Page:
10 Other Cities Worth Visiting Near Tokyo, Japan

A trip to Japan can be one of the most enriching experiences of your life! The entire country is packed with cities celebrating traditional festivals, showcasing both old and new, and creating the tastiest cuisine!

Even in just Tokyo alone, you’ll be super impressed (and probably encounter some sort of culture shock…but in the best way possible).

But Japan is SO much more than just Tokyo! And the best part is, you don’t necessarily need to travel to the other side of the country to places like Kyoto and Osaka to experience it.

There are actually a bunch of really cool cities near Tokyo, many of which will deeply enrich your Japan trip — without the need for an expensive Shinkansen train ticket.

These cities all have local festivals, local specialty cuisine, historic architecture, and fun attractions to keep you busy for days.

From the modern port city of Yokohama to the mountains and waterfalls that make Nikko so unique, you will find a heavy dose of magic all across the Kanto region.

Regardless of where you decide to visit next from Tokyo, there are plenty of cities to choose from. Let’s dive into 10 cities near Tokyo and get to know the unique things that put them on the map!

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1. Yokohama

From Tokyo: 40 minutes by car | 1 hour by train

Yokohama - Other Cities To Visit Near Tokyo

Yokohama (横浜) is the capital city in Kanagawa Prefecture, boasting a population of 3.8 million in 2020, making it the second-most populated city in Japan.

It has the largest high-tech industrial hub and port city in the Greater Tokyo Area. Naturally, with this title, you’ll find prominent companies like Nissan, Koei Tecmo, JVCKenwood, and Bank of Yokohama in the city.

Yokohama has had a rich past in business, creativity, and international relations. It was a pioneer in introducing many of Japan’s major industries:

  • 1859 – Japan’s first international trading port & Chinatown
  • 1860 – Venues for European sports
  • 1861 – Production of all-English newspapers
  • 1865 – confectionery and beer manufacturing
  • 1870 – Gas-powered road lamps and daily newspaper
  • 1872 – The first railway station
  • 1882 – The first power plant

Yet despite its high-tech history, Yokohama has plenty of non-tech landmarks that add to the magic of the city:

  • Motomachi Shopping Street: An energetic avenue blending modern boutiques with historical charm, offering a fusion of shopping and cultural experiences.
  • Yamashita Park: A scenic waterfront park where visitors can enjoy leisurely strolls along the bay, surrounded by lush greenery and iconic views of Yokohama’s skyline.
  • Yokohama Chinatown: Japan’s largest and most lively Chinatown, teeming with colorful markets, authentic eateries, and seasonal festivities.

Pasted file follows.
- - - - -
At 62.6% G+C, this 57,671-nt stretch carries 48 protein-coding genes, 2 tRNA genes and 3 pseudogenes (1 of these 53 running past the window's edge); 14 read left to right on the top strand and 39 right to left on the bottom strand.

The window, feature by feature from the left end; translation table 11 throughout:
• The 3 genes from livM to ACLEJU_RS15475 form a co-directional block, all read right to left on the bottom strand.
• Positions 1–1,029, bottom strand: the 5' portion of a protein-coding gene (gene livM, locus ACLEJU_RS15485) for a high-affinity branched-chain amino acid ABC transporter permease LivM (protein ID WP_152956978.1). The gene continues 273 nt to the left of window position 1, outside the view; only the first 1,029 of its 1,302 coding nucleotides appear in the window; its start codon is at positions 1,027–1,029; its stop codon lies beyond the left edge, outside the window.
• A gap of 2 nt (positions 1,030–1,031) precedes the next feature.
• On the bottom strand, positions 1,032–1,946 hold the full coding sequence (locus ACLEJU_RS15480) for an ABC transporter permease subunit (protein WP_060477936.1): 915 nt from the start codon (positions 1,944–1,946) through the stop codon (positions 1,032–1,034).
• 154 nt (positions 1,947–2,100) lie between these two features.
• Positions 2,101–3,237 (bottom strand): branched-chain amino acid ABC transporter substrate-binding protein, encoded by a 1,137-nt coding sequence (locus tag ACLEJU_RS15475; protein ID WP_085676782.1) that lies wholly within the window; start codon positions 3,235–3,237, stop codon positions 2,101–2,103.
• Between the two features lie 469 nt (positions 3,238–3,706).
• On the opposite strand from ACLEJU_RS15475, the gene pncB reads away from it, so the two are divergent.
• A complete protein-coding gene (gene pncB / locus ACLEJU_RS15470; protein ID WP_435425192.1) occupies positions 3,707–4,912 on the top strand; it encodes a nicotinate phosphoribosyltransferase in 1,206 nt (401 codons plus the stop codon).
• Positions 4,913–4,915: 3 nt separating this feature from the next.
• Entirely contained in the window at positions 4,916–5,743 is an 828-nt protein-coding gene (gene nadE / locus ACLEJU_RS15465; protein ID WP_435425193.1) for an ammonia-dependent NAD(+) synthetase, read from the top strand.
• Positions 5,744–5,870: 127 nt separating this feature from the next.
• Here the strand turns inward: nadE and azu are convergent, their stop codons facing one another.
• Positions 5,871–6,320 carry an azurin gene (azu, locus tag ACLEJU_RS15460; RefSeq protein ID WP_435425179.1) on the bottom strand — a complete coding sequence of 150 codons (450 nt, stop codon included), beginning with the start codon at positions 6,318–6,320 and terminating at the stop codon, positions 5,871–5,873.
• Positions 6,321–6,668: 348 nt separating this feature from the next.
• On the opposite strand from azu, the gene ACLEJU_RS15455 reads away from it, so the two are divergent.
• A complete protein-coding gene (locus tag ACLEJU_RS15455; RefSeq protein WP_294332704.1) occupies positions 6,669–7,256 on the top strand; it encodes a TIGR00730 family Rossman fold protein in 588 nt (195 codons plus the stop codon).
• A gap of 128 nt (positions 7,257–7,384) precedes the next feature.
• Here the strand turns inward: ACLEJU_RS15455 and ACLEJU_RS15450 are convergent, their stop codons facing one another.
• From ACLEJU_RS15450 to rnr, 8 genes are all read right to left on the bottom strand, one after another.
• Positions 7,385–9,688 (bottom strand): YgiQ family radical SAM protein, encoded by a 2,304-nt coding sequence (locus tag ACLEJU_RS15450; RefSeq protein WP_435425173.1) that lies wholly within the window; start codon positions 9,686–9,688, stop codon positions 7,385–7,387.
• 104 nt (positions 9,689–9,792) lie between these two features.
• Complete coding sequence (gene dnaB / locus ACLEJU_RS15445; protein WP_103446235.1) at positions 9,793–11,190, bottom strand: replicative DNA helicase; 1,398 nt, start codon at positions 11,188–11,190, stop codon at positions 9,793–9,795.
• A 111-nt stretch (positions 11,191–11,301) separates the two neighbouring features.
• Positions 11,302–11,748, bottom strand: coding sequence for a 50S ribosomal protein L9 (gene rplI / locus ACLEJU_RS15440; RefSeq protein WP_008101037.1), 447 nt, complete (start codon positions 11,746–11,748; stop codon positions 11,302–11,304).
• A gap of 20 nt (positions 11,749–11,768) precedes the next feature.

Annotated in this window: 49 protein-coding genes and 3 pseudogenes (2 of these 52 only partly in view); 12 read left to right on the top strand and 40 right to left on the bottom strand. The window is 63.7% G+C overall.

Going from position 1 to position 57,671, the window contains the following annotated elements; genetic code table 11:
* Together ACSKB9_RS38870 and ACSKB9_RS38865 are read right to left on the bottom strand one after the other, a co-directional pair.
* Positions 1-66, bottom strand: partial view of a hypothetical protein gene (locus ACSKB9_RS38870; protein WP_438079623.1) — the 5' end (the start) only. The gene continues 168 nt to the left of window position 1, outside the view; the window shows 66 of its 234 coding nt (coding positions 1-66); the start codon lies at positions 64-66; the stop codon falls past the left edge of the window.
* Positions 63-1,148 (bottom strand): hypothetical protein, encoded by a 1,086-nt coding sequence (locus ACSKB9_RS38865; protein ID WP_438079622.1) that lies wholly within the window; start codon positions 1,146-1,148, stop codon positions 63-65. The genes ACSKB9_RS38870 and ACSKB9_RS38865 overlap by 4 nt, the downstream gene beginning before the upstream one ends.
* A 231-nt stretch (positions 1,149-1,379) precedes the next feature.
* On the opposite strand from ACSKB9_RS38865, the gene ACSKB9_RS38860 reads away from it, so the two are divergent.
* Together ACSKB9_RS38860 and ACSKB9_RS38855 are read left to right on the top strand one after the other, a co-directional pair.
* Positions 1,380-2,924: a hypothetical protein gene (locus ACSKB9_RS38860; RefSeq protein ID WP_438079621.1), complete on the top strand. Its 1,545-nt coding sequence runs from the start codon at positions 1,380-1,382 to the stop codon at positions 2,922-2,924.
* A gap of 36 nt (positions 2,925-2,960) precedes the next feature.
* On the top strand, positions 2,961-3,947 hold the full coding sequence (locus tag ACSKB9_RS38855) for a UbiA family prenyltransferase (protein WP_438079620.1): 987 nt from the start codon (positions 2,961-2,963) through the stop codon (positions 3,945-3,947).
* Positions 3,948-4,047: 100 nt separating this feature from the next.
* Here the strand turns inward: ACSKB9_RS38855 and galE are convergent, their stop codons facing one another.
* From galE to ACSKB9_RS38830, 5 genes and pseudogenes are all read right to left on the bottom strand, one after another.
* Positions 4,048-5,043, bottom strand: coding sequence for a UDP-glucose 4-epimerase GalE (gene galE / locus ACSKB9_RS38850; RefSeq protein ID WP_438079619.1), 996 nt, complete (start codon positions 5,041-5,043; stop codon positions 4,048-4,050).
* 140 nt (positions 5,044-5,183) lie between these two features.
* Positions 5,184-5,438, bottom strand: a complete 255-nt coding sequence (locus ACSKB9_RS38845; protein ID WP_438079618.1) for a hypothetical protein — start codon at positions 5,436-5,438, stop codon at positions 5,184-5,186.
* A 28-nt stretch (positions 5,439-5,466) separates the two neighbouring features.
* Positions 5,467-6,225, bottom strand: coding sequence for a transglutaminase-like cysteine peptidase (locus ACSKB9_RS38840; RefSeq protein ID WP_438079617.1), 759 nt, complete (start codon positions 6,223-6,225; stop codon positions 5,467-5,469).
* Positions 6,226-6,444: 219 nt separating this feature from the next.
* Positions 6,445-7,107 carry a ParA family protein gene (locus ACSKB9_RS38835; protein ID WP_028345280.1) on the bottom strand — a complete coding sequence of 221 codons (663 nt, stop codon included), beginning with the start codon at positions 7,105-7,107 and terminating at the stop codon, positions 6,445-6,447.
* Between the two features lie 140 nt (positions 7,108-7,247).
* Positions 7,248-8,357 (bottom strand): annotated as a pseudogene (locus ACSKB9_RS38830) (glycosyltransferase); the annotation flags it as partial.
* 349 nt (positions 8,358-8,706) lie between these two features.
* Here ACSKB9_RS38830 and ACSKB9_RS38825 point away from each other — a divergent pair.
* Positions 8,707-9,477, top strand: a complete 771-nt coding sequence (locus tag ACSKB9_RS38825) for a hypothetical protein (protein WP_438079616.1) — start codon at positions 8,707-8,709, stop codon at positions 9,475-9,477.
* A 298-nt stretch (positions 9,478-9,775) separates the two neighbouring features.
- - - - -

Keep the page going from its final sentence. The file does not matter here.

• Ōsanbashi Pier: A stylish and contemporary pier offering stunning views of Yokohama’s waterfront, and a popular spot for leisurely walks.
  • Minato Mirai 21: A futuristic urban development featuring modern skyscrapers, shopping malls, and entertainment complexes.
  • Nippon Maru Memorial Park: Home to the iconic sailing ship Nippon Maru, this park is a maritime sanctuary offering a glimpse into Japan’s rich naval history.
  • Yokohama Marine Tower: A historic landmark standing tall along the waterfront, the Yokohama Marine Tower provides panoramic views of the cityscape and Tokyo Bay.

When you visit, you have to do at least these two things: go to the ship museum Nippon Maru and spend the day in Yokohama’s massive Chinatown.

This Chinatown is roughly 160 years old and is larger than that of Kobe or Nagasaki, boasting approximately 250 Chinese businesses, restaurants, and shops.

Where To Stay: Yokohama Bay Hotel Tokyu or Hotel New Grand

2. Kamakura

From Tokyo: 1 hour 15 minutes by car | 1.5 hours by train

Kamakura - Other Cities To Visit Near Tokyo

Kamakura (Kamakura-shi, 鎌倉市) is in Kanagawa Prefecture about a 1.5-hour train ride away from Tokyo. If old temples and shrines intrigue you, this is the city for you.

Historically, the Kamakura shogunate, Minamoto no Yoritomo, inhabited the city and turned it into the de facto capital of Japan between 1185 and 1333.

Modern Kamakura is a beloved destination for tourists and locals, sporting pleasant coastal weather, plenty of seasonal festivals, and numerous Shinto and Buddhist shrines and temples for you to explore.

Kōtoku-in Shrine, in particular, has an impressive outdoor bronze statue in the image of Amida Buddha – also called The Great Buddha of Kamakura (Kamakura Daibutsu, 鎌倉大仏). The statue is 37 ft. (11.3 m) tall and weighs 242,000 lbs. (109,769 kg or 121 tons). This is something you’ll definitely want to add to your itinerary if you choose to visit Kamakura!

Kamakura also hosts the Five Great Zen Temples (the Kamakura Gozan).

The architectural heritage of Kamakura is almost unmatched, and the city has proposed some of its historic sites for inclusion in UNESCO’s World Heritage Sites list. Some of the most beloved temples and shrines include:

  • Kenchō-ji – Japan’s oldest Zen training monastery and the pride of Yokohama alongside Tsurugaoka Hachiman-gū shrine.